The project aims to reconnect North West towns and cities including Southport, Preston and Ormskirk which were controversially lost due to the infamous Beeching Cuts of the 1960s.

The proposals have strong cross-party support with backing from Southport Conservative MP Damien Moore, West Lancashire Labour MP Rosie Cooper, South Ribble Conservative MP Katherine Fletcher, Preston Labour Co-Operative MP Sir Mark Hendrick, Lancashire County Council Leader Councillor Geoff Driver CBE, Lancashire County Council Cabinet Member for Economic Development, Environment and Planning Cllr Michael Green, regional campaign group Ormskirk, Preston and Southport Travellers’ Association, local business leaders and many others.

The scheme would see the restoration of the Burscough Curves, relaying two miles of track to reinstate a two-way junction to allow the connections to reopen.

New services would use existing railway stations and add to the separate case for a reopened station at Midge Hall in Leyland, which closed to passengers in 1961.

The constituencies of Southport, West Lancashire and South Ribble are located between the city regions of Preston, Liverpool and Greater Manchester but the campaigners argue that access and connectivity is a postcode lottery with limited public transport options and arterial roads restricting where people can get to in a reasonable time, especially those without a car.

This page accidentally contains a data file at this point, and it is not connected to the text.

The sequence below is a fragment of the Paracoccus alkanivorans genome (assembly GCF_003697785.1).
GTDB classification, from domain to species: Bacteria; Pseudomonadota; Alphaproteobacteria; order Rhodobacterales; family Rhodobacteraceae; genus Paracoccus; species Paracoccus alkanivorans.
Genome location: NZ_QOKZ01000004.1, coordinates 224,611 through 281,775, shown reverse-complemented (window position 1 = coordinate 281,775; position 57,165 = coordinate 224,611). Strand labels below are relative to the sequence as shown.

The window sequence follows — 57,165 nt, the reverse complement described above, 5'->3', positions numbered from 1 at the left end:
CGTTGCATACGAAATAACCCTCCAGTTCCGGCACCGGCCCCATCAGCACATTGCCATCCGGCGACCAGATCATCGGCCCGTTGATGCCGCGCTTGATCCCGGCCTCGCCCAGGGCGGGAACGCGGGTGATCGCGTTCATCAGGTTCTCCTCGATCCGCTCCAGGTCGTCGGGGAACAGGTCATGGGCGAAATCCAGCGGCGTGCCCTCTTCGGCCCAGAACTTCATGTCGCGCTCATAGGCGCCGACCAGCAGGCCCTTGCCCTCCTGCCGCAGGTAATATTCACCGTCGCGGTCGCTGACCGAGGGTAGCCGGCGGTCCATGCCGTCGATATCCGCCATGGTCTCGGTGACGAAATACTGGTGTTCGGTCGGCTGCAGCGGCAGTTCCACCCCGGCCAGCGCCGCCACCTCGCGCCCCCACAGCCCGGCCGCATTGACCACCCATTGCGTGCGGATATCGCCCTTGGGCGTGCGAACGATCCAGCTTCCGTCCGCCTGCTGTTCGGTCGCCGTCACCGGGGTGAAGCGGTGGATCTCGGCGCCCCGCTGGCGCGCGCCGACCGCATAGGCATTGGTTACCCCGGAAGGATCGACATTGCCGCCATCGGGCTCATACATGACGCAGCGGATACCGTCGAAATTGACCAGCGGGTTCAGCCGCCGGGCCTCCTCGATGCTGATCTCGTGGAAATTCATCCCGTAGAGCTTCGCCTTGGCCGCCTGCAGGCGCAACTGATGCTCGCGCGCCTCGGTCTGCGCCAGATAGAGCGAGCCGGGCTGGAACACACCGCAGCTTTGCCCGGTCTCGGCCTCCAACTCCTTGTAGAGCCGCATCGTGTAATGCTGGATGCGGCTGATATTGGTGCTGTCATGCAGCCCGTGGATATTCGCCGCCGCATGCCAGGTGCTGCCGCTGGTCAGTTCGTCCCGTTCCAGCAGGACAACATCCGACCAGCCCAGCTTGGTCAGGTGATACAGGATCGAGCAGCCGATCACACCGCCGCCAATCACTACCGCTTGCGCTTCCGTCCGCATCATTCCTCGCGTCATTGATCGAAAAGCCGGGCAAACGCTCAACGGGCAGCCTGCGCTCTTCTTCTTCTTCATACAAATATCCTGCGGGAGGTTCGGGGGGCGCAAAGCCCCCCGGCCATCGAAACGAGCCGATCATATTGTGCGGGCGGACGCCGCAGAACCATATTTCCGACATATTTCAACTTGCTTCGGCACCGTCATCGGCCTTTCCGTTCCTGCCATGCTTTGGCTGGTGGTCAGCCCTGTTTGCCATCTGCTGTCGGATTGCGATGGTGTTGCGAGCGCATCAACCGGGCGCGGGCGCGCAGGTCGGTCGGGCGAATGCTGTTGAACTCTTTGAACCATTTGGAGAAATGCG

Rail services and this scheme are central to regional economic development and growth in the post Covid-19 pandemic recovery plans as well as to being essential to achieving zero carbon.

On 3 March Southport and Leyland were awarded substantial Government funding to drive forward ambitious Town Deal schemes, but investment plans for both areas cite connectivity as their biggest constraint.

Ormskirk, with its burgeoning university campus, is often gridlocked; Burscough, with two rail lines and major housing growth, needs better transport links; and the many rural communities in the region are isolated due to poor roads and an under-provided railway.